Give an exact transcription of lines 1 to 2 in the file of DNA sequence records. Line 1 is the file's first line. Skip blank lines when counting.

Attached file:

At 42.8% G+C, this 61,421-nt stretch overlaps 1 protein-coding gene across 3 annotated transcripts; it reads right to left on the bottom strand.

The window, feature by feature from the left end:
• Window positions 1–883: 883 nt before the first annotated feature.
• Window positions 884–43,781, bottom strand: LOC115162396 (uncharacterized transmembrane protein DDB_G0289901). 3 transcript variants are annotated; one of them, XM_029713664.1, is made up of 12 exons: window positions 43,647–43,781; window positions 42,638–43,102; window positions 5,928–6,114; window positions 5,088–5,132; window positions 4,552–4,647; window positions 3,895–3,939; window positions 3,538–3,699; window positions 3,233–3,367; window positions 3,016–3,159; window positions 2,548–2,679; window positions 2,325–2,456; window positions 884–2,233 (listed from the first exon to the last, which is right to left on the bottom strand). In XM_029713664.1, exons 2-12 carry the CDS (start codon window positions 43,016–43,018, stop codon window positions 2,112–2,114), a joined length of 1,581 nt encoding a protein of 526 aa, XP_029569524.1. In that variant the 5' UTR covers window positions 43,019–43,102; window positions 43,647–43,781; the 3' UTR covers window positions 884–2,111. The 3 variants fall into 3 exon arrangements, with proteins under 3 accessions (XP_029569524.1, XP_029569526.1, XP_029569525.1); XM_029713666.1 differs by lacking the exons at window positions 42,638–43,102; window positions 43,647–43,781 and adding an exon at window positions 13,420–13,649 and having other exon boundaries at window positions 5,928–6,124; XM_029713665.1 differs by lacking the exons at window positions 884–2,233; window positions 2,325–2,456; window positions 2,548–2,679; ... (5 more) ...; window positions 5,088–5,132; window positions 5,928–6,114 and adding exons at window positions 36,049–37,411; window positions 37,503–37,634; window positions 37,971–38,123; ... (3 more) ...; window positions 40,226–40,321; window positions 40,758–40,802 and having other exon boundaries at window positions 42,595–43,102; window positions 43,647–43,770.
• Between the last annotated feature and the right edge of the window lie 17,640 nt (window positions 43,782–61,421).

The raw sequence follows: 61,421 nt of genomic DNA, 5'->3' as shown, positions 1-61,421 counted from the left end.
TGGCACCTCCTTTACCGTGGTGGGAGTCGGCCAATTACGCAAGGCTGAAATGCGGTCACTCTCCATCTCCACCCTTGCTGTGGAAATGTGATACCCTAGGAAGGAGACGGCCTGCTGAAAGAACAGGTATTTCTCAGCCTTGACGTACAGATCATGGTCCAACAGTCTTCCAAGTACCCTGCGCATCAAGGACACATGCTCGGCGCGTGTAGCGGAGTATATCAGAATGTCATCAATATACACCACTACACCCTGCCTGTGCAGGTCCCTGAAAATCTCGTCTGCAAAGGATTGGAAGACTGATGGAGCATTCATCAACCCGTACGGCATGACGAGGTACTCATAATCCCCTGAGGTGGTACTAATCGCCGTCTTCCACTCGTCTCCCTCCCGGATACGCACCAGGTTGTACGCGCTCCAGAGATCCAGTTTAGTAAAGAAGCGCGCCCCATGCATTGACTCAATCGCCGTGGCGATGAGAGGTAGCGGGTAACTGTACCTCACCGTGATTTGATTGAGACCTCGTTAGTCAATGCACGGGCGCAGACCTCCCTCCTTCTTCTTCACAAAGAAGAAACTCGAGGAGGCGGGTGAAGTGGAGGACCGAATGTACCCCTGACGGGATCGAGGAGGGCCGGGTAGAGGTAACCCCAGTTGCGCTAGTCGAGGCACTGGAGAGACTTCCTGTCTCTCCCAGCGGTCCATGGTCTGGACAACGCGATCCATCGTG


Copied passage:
At 42.8% G+C, this 61,421-nt stretch overlaps 1 protein-coding gene across 3 annotated transcripts; it reads right to left on the bottom strand.

The window, feature by feature from the left end: